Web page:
The survivor of a failed abortion, Gianna Jessen manages to feel overwhelmingly loved in a world that has consistently shown her hatred
According to the World Health Organization, every year in the world there are an estimated 40 to 50 million abortions. This corresponds to approximately 125,000 abortions per day.
Gianna Jessen should have been among that statistic. Instead she stands in front of audiences worldwide, saying: "I've got a sign on my forehead that says 'You'd better be nice to me because my father runs the world'."
She explains her biological mother was seven-and-a-half months pregnant when she was advised by Planned Parenthood to have a saline abortion, where a solution is injected into the mother's womb for the baby to consume so it will be burned from the inside and be delivered, dead, within 24 hours.
"To everyone's great shock and surprise," Gianna smiles, "I didn't arrive dead, but alive, on April 6th 1977 in a Los Angeles county abortion clinic.
"I should be blind, I should be burned; I should be dead. And yet I'm not."
With the man responsible for her abortion absent and unable to carry the procedure through, Gianna was transferred to a hospital – a complete anomaly since the practice at the time and up until the 2002 Born Alive Infants Protection Act in the US was to end the life of an abortion survivor by strangulation, suffocation, leaving the baby to die, or throwing the baby away.
After that, she was placed in an emergency foster care home where she says they "didn't like me very much, which is crazy because why wouldn't you love me from the very start?"
At 17 months old she was diagnosed with cerebral palsy, caused directly by the lack of oxygen to her brain while she was fighting to survive.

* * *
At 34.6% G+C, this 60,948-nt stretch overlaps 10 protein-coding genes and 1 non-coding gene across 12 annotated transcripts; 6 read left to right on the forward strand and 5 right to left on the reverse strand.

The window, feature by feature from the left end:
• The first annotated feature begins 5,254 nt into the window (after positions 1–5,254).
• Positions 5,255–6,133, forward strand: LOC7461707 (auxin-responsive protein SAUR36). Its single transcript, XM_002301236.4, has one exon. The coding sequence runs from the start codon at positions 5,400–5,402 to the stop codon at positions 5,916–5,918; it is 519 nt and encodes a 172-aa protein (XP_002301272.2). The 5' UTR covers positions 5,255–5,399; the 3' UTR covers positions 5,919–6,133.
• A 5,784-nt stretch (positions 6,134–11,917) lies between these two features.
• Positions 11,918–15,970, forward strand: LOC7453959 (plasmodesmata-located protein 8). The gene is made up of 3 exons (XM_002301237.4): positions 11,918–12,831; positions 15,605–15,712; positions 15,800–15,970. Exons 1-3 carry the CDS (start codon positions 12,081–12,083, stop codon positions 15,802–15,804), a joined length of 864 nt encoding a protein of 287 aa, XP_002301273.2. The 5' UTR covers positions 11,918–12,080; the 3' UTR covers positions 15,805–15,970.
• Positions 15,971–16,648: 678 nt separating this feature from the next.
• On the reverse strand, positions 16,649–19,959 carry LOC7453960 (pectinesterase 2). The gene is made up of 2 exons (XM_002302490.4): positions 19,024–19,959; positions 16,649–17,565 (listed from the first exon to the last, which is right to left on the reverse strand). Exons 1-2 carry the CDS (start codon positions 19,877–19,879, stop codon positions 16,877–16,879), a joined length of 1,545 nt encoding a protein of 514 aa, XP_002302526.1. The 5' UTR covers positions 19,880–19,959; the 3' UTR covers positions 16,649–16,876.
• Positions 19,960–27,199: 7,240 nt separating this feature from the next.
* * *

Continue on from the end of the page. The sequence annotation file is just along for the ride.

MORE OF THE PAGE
"If abortion is merely about women's rights," she challenges, "then what were mine?
"There was not a radical feminist standing up and yelling about how my rights were being violated that day. In fact, my life was being snuffed out in the name of women's rights."
In school she was bullied, and remembers crying at the taunts of other children. When she was 16, a stranger came up to her and told her children with disabilities were a burden on society.
She says, "I have been hated since conception. By so many."
So what gave her the strength, at 16, to look at that stranger who had just called her a burden, and smile, knowing she was wrong? What gives her the confidence today to stand in front of audiences and say, "I didn't survive so I could make everyone comfortable. I survived so I could shake things up a bit. And I have a great time doing it?"
"I have been hated by so many," she explains, "And I have been loved by so many more, but most of all by God. I'm His girl. You don't mess with God's girl.
"How on earth can I go about limping through this world and not give my whole heart and mind and soul and strength to the Christ who gave me life?
"I am weaker than most of you, but what a small price to pay to be able to blaze through the world as I do and offer hope.
"God has a way of making the most miserable thing beautiful."
Gianna met her biological mother. A lady came to see her at an event she was speaking at and walked up to her after it was over, introducing herself as her mother. Gianna says she has forgiven her. "I don't belong to you," she recalls telling the woman in her head that day. "I belong to God. I'm a princess."
It is that title that gives Gianna her feistiness, her confidence, her rock-solid strength in the face of so much hatred and adversity. She knows she is precious because she is the daughter of the creator of the world, and He loves her more than words can ever describe, more than she can ever begin to imagine.
"Don't you realize that you can't make your own heart beat?" she questions her audience, questions those who might think they have authority over certain others' lives.
"Don't you realize that all the power you think you possess you really possess none of it – it is the mercy of God that sustains you even when you hate Him?
"I stand in front of you today with a very minor limp, no walker and no leg braces," Gianna says. She has proved doctors wrong systematically throughout her life, from the time she was able to raise her head as an infant to the time she ran a marathon in 2004.
"I fall gracefully sometimes and very ungracefully other times. But I consider it all for the glory of God.
"I'm hoping to be hated by the time that I die so I can feel God about me and understand what it was like to be hated. Not that I look forward to being hated – but I know I am already hated because through my story I declare life."
And she has a great time doing it.•